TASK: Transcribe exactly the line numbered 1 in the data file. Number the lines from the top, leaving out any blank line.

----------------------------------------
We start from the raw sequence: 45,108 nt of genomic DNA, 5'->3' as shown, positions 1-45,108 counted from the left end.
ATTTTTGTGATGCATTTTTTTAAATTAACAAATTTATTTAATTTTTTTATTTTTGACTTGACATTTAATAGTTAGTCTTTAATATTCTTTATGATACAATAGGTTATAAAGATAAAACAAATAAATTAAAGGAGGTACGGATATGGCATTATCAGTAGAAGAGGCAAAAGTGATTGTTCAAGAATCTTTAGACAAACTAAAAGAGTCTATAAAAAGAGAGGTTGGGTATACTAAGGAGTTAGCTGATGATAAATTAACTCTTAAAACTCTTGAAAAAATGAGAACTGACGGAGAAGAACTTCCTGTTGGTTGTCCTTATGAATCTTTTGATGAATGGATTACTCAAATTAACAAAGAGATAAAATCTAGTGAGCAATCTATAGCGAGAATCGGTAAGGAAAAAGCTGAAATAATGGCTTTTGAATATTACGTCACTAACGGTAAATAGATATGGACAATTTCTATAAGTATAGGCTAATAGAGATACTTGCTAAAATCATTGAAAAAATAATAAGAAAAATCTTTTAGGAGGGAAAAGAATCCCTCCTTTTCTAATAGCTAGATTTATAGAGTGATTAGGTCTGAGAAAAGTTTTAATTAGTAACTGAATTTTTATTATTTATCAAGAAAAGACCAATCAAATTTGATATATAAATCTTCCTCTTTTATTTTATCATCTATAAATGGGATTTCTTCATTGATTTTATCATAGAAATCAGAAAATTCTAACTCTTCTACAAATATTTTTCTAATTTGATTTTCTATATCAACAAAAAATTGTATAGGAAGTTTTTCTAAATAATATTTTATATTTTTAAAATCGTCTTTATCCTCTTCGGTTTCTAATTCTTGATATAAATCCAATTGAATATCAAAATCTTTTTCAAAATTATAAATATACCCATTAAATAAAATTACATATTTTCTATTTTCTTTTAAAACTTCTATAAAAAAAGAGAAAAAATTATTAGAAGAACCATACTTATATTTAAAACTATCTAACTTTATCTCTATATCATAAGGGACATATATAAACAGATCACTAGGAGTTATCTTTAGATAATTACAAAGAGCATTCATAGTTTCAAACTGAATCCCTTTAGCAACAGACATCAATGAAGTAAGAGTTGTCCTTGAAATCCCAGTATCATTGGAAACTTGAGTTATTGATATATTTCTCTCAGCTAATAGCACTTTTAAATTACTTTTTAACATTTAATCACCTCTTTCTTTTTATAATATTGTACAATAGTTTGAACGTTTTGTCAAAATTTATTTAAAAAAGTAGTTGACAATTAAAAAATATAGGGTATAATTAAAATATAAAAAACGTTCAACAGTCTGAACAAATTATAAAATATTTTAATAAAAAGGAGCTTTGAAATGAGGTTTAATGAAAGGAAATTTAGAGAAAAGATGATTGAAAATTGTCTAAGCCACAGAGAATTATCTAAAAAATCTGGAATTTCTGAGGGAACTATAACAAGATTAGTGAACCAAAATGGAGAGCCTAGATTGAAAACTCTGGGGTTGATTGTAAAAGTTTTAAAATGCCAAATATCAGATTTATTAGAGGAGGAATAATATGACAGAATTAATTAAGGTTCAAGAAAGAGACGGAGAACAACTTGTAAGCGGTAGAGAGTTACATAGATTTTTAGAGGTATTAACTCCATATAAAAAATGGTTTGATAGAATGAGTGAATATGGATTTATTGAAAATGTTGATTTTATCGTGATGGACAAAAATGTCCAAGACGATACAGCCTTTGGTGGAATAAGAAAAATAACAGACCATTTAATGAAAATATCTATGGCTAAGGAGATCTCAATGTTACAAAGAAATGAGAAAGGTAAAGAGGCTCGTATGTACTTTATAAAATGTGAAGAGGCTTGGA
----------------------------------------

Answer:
We start from the raw sequence: 45,108 nt of genomic DNA, 5'->3' as shown, positions 1-45,108 counted from the left end.